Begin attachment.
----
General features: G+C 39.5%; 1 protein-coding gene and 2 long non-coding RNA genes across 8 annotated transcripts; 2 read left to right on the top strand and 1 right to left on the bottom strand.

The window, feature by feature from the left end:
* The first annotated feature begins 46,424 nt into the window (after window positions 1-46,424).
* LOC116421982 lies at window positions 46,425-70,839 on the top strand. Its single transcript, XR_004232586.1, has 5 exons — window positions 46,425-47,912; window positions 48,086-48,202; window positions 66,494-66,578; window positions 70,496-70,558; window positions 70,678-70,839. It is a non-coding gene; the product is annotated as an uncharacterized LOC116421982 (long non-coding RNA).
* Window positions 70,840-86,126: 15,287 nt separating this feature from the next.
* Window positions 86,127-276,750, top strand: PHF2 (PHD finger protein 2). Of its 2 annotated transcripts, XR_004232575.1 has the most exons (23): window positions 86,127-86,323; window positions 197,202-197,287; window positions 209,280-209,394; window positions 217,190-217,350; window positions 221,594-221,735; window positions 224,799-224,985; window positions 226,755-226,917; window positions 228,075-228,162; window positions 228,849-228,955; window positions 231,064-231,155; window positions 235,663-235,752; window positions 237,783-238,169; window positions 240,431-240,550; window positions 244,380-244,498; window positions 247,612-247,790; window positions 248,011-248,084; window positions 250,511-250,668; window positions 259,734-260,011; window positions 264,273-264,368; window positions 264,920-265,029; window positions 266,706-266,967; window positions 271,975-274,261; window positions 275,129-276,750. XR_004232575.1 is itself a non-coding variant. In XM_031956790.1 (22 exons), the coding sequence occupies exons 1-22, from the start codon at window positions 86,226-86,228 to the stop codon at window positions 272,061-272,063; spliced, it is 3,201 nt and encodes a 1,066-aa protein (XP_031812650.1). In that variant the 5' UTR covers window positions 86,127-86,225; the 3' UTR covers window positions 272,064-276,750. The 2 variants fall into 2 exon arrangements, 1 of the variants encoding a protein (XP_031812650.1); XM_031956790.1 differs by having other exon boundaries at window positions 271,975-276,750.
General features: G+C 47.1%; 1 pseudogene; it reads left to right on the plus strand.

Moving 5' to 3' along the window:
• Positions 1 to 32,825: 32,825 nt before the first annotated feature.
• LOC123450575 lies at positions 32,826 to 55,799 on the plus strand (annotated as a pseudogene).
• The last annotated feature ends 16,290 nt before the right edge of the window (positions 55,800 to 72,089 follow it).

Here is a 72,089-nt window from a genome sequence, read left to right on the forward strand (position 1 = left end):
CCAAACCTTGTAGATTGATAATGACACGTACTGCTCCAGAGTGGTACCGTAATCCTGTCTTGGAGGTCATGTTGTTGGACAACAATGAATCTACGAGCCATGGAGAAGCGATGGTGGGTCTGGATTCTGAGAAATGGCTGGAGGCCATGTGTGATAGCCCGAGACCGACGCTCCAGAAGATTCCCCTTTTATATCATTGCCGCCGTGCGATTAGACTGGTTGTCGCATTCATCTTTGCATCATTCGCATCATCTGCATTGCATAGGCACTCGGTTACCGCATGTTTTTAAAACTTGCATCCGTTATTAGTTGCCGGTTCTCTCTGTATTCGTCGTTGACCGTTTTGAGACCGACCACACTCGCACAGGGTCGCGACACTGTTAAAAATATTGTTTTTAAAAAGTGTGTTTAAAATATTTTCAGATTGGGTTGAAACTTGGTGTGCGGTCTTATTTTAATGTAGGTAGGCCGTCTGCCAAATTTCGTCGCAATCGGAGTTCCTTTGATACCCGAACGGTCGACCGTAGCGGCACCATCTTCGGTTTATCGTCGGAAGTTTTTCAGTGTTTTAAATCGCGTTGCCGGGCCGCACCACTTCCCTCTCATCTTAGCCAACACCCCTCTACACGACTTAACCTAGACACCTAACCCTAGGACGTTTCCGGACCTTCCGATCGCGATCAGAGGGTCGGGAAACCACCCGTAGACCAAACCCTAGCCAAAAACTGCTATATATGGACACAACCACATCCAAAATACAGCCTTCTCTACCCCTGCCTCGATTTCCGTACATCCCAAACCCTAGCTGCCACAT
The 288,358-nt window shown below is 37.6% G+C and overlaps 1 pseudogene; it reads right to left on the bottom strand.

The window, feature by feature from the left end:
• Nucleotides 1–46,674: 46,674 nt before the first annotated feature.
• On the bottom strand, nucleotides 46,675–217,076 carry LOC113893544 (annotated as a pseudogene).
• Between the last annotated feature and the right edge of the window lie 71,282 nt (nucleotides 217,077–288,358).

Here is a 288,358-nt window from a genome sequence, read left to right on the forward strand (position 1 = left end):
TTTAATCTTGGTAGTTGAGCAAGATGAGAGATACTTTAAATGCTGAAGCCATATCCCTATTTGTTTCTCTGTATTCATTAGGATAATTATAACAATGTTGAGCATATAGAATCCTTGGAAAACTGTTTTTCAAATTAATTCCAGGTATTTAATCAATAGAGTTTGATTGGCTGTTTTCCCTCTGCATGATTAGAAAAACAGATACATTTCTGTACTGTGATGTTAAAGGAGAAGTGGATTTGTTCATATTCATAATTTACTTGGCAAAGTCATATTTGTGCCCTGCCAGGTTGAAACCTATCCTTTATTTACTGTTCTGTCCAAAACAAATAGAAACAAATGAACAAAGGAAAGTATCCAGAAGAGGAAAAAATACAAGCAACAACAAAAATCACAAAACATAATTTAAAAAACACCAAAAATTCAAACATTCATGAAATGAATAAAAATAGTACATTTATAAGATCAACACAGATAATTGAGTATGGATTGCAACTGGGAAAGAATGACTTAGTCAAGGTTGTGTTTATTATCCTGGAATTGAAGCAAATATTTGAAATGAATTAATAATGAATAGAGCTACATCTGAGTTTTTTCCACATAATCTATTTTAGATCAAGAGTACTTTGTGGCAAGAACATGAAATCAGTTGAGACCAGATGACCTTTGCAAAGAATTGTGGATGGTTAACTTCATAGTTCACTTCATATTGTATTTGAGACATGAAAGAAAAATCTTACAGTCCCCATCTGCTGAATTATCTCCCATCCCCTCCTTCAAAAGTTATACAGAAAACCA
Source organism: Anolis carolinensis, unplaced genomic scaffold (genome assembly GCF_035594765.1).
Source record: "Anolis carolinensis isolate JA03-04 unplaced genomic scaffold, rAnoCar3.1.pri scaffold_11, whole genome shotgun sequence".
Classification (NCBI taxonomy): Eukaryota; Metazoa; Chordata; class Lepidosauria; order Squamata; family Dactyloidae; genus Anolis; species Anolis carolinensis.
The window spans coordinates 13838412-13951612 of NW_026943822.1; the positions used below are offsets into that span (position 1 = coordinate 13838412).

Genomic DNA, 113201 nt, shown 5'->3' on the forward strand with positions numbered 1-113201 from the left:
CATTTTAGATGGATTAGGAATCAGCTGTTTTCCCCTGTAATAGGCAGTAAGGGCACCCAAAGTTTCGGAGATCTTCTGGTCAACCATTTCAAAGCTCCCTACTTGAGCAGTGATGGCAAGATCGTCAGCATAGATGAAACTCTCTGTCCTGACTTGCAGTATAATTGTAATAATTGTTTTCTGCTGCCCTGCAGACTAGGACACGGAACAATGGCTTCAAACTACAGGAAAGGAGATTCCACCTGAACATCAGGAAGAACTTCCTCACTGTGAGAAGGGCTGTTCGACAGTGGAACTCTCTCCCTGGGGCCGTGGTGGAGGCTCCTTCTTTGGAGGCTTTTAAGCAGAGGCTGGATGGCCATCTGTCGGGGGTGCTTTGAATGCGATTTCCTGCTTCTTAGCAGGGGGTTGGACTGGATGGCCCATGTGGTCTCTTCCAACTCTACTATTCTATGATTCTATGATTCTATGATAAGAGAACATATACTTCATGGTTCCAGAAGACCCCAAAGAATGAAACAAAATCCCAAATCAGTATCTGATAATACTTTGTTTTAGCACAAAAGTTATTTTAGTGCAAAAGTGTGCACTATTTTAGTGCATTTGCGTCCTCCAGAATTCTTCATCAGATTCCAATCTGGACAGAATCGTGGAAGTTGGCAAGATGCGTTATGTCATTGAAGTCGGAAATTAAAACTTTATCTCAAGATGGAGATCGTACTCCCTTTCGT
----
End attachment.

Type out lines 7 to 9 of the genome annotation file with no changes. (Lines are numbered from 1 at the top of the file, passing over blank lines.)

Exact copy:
General features: G+C 47.1%; 1 pseudogene; it reads left to right on the plus strand.

Moving 5' to 3' along the window:
• Positions 1 to 32,825: 32,825 nt before the first annotated feature.